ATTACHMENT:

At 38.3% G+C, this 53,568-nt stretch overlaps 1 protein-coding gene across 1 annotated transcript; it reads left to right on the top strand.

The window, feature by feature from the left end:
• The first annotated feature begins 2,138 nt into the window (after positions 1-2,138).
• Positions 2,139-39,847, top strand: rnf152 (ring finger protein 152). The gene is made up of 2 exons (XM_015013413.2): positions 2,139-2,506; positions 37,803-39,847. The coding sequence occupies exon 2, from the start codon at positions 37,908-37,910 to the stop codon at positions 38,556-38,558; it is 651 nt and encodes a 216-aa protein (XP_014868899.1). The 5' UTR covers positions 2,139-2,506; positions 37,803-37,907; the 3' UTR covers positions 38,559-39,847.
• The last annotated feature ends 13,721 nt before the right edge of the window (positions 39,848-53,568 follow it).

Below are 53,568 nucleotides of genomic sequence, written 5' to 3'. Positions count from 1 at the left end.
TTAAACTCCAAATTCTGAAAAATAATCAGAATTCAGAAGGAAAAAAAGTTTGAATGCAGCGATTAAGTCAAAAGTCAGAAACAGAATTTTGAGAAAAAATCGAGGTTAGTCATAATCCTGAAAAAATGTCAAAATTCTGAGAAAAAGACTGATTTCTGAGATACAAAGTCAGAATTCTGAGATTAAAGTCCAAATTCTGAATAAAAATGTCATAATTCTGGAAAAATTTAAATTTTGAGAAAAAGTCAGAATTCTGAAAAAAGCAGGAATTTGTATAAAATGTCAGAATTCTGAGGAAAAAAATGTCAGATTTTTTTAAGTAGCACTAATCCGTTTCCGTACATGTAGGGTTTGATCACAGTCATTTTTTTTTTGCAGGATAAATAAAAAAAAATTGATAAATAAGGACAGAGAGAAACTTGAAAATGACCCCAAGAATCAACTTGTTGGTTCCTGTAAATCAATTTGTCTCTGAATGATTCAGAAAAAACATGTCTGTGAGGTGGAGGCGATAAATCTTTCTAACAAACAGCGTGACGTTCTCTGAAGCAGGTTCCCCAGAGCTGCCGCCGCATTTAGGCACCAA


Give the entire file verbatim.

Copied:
At 38.3% G+C, this 53,568-nt stretch overlaps 1 protein-coding gene across 1 annotated transcript; it reads left to right on the top strand.

The window, feature by feature from the left end:
• The first annotated feature begins 2,138 nt into the window (after positions 1-2,138).
• Positions 2,139-39,847, top strand: rnf152 (ring finger protein 152). The gene is made up of 2 exons (XM_015013413.2): positions 2,139-2,506; positions 37,803-39,847. The coding sequence occupies exon 2, from the start codon at positions 37,908-37,910 to the stop codon at positions 38,556-38,558; it is 651 nt and encodes a 216-aa protein (XP_014868899.1). The 5' UTR covers positions 2,139-2,506; positions 37,803-37,907; the 3' UTR covers positions 38,559-39,847.
• The last annotated feature ends 13,721 nt before the right edge of the window (positions 39,848-53,568 follow it).

Below are 53,568 nucleotides of genomic sequence, written 5' to 3'. Positions count from 1 at the left end.
TTAAACTCCAAATTCTGAAAAATAATCAGAATTCAGAAGGAAAAAAAGTTTGAATGCAGCGATTAAGTCAAAAGTCAGAAACAGAATTTTGAGAAAAAATCGAGGTTAGTCATAATCCTGAAAAAATGTCAAAATTCTGAGAAAAAGACTGATTTCTGAGATACAAAGTCAGAATTCTGAGATTAAAGTCCAAATTCTGAATAAAAATGTCATAATTCTGGAAAAATTTAAATTTTGAGAAAAAGTCAGAATTCTGAAAAAAGCAGGAATTTGTATAAAATGTCAGAATTCTGAGGAAAAAAATGTCAGATTTTTTTAAGTAGCACTAATCCGTTTCCGTACATGTAGGGTTTGATCACAGTCATTTTTTTTTTGCAGGATAAATAAAAAAAAATTGATAAATAAGGACAGAGAGAAACTTGAAAATGACCCCAAGAATCAACTTGTTGGTTCCTGTAAATCAATTTGTCTCTGAATGATTCAGAAAAAACATGTCTGTGAGGTGGAGGCGATAAATCTTTCTAACAAACAGCGTGACGTTCTCTGAAGCAGGTTCCCCAGAGCTGCCGCCGCATTTAGGCACCAA